The macroeconomic environment continues to be supportive of high yield

Growth in the USA was disappointing in the first quarter of 2015 but set to rebound in the next quarters at a moderate 2.5% annualized pace. In contrast, the Eurozone surprized on the upside and eventually showed some signs of life. Growth would stay at low levels in the euro area, with no recessionary risks in the foreseeable future.  One key supportive factor to growth is the lower oil price. Despite the recent rebound, oil trades 45% lower in USD and 33% lower in EUR than at its peak. This low- to moderate-growth environment is supportive of high yield. Since 2010, growth in the USA averaged 2.2%, the default rate was only 1.3% and US high yield delivered annualized returns of 8.9%.


The ECB QE is also currently supportive of high yield. It is crowding investors out of the euro government bond market and supporting reallocation flows into higher yielding segments: from sovereign to investment grade and from investment grade to high yield in Europe but also in the US which is offering a pick-up of 1.5% vs. European high yield. So far, the ECB QE is not bearing fruit. Inflation expectations are not yet anchored. They are lower now than when the QE was announced. Thus, the ECB remains committed to QE and reallocation flows would continue to be supportive of high yield.


In addition, the GBP strength is in favour of GBP-based investors. The hedging of a EUR portfolio into GBP is currently generating a yield pick-up of around +0.8% and of nearly +0.3% for a USD portfolio.


Turning to risks, investors would face the risk of rising rates and/or volatile rates. The recent rate sell-off in Europe had consequences beyond Europe: both US Treasuries and Gilts followed suit. This market phase highlighted that the risk / reward in rate markets is not appealing: 1) it would take 15 years on average for German sovereign debt coupons to make-up the losses incurred during the recent sell-off 2) so-called “safe-haven” assets like US Treasuries or Gilt did not fulfil their role as risk diversifier. This is of high importance for high yield investors because high yield is not immune to the interest rate risk. In May and June 2013, which is the most recent and material rate increase episode in the US, interest rates detracted from US high yield returns -1.3% in May and -1.1% in June while at the same time 5-year US Treasury yield increased respectively +34 bps and +37 bps


Investors would also face a liquidity risk in the high yield cash bond market. The US high yield bond market which is the world’s largest is fragmented: 54% of US high yield issuers have 4 or less outstanding bonds (18% has only 1 bond), leading to fragmented and patchy liquidity conditions. The average daily trading volume per bond in the US high yield market is just 3.5 M$ (3-month volume). Liquidity concerns would be exacerbated in the EUR and GBP markets which are much smaller in size, respectively 4 times smaller and 15 times smaller than the USD market.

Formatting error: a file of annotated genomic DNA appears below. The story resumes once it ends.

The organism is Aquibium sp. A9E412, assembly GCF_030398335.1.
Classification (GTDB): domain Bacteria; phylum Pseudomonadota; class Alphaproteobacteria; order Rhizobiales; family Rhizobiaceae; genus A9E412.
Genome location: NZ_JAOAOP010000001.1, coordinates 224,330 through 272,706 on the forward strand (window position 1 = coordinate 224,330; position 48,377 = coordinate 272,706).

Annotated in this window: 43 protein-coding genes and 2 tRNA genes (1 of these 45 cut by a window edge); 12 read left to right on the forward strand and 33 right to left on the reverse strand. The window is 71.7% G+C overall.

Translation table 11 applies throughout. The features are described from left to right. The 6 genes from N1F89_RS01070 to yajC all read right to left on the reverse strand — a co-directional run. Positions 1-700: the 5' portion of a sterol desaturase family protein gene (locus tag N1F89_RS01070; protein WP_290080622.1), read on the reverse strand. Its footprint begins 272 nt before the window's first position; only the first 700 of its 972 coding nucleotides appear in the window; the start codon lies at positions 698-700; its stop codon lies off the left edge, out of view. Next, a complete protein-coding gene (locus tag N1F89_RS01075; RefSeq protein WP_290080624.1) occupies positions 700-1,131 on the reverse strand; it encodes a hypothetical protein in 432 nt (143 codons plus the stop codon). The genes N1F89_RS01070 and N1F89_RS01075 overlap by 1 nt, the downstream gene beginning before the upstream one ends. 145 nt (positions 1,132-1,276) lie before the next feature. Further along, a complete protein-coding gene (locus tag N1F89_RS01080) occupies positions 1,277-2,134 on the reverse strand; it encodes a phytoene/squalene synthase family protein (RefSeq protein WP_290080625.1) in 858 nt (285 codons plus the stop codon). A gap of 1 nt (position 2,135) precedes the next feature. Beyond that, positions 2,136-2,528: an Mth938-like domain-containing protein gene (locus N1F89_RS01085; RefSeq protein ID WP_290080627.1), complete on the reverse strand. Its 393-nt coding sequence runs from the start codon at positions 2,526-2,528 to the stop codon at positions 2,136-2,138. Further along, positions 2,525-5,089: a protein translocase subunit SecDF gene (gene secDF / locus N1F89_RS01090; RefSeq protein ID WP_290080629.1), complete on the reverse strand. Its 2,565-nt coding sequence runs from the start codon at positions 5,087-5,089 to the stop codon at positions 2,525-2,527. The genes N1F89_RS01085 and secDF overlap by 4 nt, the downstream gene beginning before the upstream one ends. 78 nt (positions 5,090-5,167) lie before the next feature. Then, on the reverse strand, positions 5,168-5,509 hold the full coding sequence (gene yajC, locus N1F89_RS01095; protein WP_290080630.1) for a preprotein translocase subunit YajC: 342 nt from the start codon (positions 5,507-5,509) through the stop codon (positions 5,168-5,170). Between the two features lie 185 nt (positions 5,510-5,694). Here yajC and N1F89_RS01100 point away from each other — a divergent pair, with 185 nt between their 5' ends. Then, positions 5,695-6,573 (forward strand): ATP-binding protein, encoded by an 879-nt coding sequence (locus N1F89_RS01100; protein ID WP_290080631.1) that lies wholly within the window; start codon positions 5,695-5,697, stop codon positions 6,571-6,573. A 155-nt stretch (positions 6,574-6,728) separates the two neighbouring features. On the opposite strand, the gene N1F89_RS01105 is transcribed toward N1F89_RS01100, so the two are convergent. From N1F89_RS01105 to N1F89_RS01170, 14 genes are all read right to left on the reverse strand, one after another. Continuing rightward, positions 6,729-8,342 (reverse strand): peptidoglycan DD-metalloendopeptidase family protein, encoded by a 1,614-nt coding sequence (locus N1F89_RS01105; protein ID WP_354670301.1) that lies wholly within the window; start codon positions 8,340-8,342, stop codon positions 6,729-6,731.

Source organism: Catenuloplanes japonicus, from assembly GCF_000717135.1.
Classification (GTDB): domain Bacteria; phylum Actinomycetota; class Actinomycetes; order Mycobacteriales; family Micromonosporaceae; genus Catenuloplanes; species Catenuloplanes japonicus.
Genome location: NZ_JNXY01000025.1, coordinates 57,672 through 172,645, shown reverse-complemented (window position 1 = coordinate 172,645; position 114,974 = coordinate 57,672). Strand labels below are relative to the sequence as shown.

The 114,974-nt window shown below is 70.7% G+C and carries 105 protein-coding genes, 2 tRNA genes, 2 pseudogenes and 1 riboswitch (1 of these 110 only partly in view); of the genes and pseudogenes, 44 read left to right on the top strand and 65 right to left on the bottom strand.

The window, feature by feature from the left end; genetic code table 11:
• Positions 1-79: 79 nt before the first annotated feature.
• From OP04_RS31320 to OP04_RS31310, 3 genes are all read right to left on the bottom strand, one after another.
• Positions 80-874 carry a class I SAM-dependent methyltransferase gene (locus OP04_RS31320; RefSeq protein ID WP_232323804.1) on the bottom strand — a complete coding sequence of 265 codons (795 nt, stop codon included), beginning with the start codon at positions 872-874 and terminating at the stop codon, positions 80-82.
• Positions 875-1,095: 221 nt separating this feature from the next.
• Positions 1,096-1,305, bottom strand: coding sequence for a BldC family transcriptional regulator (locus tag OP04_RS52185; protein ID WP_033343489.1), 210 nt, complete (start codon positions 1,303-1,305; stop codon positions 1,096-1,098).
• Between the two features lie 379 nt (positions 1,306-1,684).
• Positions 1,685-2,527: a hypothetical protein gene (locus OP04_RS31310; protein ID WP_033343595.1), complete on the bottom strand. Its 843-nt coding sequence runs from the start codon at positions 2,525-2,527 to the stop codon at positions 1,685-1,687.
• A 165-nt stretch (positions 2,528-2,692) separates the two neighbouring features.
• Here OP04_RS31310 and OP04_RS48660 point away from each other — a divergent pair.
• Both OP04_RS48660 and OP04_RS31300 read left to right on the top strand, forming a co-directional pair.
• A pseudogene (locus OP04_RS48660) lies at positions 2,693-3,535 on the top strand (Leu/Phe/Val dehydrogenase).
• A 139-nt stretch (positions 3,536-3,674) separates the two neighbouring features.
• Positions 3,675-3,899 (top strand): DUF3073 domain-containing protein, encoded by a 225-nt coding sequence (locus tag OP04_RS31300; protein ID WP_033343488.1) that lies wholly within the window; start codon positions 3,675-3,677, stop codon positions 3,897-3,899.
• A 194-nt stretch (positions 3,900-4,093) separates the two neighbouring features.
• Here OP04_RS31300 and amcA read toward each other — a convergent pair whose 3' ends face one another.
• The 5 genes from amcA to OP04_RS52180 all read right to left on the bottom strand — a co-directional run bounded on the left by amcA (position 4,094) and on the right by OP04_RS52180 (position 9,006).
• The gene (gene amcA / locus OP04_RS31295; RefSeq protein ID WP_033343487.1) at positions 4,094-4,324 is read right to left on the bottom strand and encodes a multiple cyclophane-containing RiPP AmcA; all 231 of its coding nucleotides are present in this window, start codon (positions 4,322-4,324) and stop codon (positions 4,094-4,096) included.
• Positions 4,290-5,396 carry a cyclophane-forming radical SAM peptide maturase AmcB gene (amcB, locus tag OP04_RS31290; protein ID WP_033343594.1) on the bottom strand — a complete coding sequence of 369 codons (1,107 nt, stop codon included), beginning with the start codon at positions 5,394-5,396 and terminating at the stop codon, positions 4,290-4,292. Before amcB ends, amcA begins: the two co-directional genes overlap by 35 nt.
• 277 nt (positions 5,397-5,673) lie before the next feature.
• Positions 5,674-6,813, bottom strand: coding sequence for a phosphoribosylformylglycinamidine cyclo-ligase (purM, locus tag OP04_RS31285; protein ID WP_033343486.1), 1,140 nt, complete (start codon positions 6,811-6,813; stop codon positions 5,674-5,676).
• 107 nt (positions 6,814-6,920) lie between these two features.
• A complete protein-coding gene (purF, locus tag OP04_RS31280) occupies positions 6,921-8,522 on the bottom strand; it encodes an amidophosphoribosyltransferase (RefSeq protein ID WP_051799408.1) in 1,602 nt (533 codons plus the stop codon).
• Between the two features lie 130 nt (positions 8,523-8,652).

To circumvent the interest rate and the liquidity risks in high yield, which continues to look attractive: yields today are close to yields at the end of 2013 while macroeconomic conditions have improved, we prefer high yield CDS indices. US and European high yield CDS indices outperformed high cash bond markets since 2004 with lower volatility (8.7% vs. 10.5%) and much lower maximum drawdowns during the credit crisis). The outperformance of CDS indices amounted to +18.3% during the credit crisis.


First, CDS indices have no interest rate exposure. They would be immune to rising or volatile market conditions. Second, they are liquid in all market conditions with an average daily traded volume of 5.5 bn$ for the US high yield index and 4.3 bn$ on the European high yield index. Thus, the trading costs for high yield CDS indices are just a fraction of in the high yield cash bond market: 10 bps vs 150 bps in Europe. Third, valuation is attractive. CDS indices compensate for a 6% default rate when expectations stand at around 2.5% in the US and in Europe for the next two years. High yield CDS indices remain cheap. CDS indices offer a pure corporate high yield exposure with no exposure to EM high yield issuers or subordinated banking debt, Tier 2 or Tier 1, that are parts of the high yield bond markets. Finally, the exposure is well-diversified across 175 North American and European issuers. In conclusion, high yield CDS indices offer a yield of close to 6% with no interest rate risk and high liquidity when the rule of thumb in fixed income markets is higher yield, higher interest rate risk and less liquidity.




About Olivier Debat

Olivier Debat joined UBP in August 2010 as an Investment Specialist dedicated to fixed income. Previously, he spent two years at Allianz Global Investors in Paris working on Euro Fixed Income strategies, with a focus on investment-grade and high-yield credit products. Before joining Allianz, Olivier spent four years at Credit Agricole Investment Bank as an Account Manager in the Global Oil & Gas Division and then as an Associate on the Equity Capital Markets desk. Prior to this, he was an Equity Analyst at Credit Lyonnais for four years. Olivier is a graduate of the EM Lyon Business School and holds the CEFA diploma.




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